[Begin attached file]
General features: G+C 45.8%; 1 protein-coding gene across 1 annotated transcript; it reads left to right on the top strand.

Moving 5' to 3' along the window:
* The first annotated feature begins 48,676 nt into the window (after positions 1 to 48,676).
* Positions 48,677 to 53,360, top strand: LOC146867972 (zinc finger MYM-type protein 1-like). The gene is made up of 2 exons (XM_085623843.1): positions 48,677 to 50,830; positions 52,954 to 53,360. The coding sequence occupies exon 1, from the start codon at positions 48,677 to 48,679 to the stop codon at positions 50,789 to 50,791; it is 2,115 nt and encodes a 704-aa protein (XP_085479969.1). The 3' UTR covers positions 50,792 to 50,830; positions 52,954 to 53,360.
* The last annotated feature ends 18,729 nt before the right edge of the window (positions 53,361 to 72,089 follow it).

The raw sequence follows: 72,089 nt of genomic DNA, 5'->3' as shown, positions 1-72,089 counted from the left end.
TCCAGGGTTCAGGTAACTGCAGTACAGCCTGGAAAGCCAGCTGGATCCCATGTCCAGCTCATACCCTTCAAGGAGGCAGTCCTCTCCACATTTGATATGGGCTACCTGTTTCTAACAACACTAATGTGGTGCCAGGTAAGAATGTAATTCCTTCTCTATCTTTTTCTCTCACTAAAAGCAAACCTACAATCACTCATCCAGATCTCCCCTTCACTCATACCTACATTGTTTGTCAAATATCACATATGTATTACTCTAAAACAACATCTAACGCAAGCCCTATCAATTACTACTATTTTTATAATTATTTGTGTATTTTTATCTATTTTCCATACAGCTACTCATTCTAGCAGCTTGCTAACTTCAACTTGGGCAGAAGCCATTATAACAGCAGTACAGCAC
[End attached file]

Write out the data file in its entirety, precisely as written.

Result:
General features: G+C 45.8%; 1 protein-coding gene across 1 annotated transcript; it reads left to right on the top strand.

Moving 5' to 3' along the window:
* The first annotated feature begins 48,676 nt into the window (after positions 1 to 48,676).
* Positions 48,677 to 53,360, top strand: LOC146867972 (zinc finger MYM-type protein 1-like). The gene is made up of 2 exons (XM_085623843.1): positions 48,677 to 50,830; positions 52,954 to 53,360. The coding sequence occupies exon 1, from the start codon at positions 48,677 to 48,679 to the stop codon at positions 50,789 to 50,791; it is 2,115 nt and encodes a 704-aa protein (XP_085479969.1). The 3' UTR covers positions 50,792 to 50,830; positions 52,954 to 53,360.
* The last annotated feature ends 18,729 nt before the right edge of the window (positions 53,361 to 72,089 follow it).

The raw sequence follows: 72,089 nt of genomic DNA, 5'->3' as shown, positions 1-72,089 counted from the left end.
TCCAGGGTTCAGGTAACTGCAGTACAGCCTGGAAAGCCAGCTGGATCCCATGTCCAGCTCATACCCTTCAAGGAGGCAGTCCTCTCCACATTTGATATGGGCTACCTGTTTCTAACAACACTAATGTGGTGCCAGGTAAGAATGTAATTCCTTCTCTATCTTTTTCTCTCACTAAAAGCAAACCTACAATCACTCATCCAGATCTCCCCTTCACTCATACCTACATTGTTTGTCAAATATCACATATGTATTACTCTAAAACAACATCTAACGCAAGCCCTATCAATTACTACTATTTTTATAATTATTTGTGTATTTTTATCTATTTTCCATACAGCTACTCATTCTAGCAGCTTGCTAACTTCAACTTGGGCAGAAGCCATTATAACAGCAGTACAGCAC